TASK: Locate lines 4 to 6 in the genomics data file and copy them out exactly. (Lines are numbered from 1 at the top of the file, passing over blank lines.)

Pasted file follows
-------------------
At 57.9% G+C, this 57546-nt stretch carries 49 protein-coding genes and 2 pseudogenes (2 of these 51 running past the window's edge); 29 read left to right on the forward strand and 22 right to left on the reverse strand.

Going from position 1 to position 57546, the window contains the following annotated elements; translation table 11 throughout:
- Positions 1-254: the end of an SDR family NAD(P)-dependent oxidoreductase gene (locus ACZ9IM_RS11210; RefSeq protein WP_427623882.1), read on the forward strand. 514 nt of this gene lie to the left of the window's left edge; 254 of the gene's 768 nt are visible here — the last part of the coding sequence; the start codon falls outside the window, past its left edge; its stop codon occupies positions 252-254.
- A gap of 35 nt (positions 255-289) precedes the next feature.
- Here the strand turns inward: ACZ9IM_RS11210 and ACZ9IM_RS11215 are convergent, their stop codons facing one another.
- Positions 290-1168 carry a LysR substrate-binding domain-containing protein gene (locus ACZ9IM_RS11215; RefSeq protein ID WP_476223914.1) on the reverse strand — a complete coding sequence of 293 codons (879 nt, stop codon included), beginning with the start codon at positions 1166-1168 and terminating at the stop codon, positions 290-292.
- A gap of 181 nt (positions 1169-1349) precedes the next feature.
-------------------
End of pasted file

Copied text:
- A gap of 35 nt (positions 255-289) precedes the next feature.
- Here the strand turns inward: ACZ9IM_RS11210 and ACZ9IM_RS11215 are convergent, their stop codons facing one another.
- Positions 290-1168 carry a LysR substrate-binding domain-containing protein gene (locus ACZ9IM_RS11215; RefSeq protein ID WP_476223914.1) on the reverse strand — a complete coding sequence of 293 codons (879 nt, stop codon included), beginning with the start codon at positions 1166-1168 and terminating at the stop codon, positions 290-292.